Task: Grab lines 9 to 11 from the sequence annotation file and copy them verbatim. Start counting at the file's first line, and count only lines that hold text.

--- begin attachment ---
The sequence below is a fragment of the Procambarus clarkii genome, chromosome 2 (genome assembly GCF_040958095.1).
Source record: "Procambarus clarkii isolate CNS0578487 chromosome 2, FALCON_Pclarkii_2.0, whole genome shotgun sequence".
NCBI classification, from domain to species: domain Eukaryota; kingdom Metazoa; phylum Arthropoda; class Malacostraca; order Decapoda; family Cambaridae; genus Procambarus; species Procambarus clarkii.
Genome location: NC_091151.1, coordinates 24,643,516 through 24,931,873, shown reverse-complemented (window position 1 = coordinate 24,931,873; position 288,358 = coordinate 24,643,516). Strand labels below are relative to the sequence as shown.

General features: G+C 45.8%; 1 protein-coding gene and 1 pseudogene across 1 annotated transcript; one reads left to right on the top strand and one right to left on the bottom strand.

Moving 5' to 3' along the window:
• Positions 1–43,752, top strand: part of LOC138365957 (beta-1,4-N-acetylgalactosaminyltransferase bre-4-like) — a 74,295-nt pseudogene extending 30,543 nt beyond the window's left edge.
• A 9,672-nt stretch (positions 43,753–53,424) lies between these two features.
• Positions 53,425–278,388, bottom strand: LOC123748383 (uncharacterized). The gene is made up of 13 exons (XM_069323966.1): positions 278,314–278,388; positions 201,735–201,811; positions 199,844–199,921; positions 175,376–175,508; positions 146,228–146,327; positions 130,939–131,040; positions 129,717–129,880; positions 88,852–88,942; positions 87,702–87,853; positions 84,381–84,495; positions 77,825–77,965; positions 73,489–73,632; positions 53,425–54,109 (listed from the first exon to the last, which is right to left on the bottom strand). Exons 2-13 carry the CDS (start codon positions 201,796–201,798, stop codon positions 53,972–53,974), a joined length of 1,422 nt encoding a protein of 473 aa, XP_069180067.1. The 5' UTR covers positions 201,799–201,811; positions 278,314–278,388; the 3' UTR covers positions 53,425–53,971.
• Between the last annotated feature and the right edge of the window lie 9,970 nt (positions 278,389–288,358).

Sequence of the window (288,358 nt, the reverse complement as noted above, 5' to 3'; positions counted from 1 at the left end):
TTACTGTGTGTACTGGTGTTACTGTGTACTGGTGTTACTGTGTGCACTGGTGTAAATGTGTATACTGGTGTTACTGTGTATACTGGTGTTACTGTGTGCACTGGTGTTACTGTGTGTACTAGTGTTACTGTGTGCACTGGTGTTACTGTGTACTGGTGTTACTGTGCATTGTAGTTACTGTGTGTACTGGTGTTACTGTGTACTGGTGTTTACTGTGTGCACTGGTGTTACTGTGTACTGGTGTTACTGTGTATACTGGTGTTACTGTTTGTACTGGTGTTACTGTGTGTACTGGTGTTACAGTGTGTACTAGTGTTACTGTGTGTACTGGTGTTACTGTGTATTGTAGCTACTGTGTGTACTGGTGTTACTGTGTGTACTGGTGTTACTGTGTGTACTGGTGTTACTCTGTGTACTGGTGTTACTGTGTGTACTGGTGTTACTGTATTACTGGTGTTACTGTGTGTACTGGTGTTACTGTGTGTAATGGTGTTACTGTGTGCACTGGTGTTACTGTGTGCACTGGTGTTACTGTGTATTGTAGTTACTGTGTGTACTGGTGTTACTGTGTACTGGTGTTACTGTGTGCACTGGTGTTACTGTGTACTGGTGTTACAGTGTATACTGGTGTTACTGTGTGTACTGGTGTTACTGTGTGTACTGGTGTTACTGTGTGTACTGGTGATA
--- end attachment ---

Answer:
• Positions 53,425–278,388, bottom strand: LOC123748383 (uncharacterized). The gene is made up of 13 exons (XM_069323966.1): positions 278,314–278,388; positions 201,735–201,811; positions 199,844–199,921; positions 175,376–175,508; positions 146,228–146,327; positions 130,939–131,040; positions 129,717–129,880; positions 88,852–88,942; positions 87,702–87,853; positions 84,381–84,495; positions 77,825–77,965; positions 73,489–73,632; positions 53,425–54,109 (listed from the first exon to the last, which is right to left on the bottom strand). Exons 2-13 carry the CDS (start codon positions 201,796–201,798, stop codon positions 53,972–53,974), a joined length of 1,422 nt encoding a protein of 473 aa, XP_069180067.1. The 5' UTR covers positions 201,799–201,811; positions 278,314–278,388; the 3' UTR covers positions 53,425–53,971.
• Between the last annotated feature and the right edge of the window lie 9,970 nt (positions 278,389–288,358).

Sequence of the window (288,358 nt, the reverse complement as noted above, 5' to 3'; positions counted from 1 at the left end):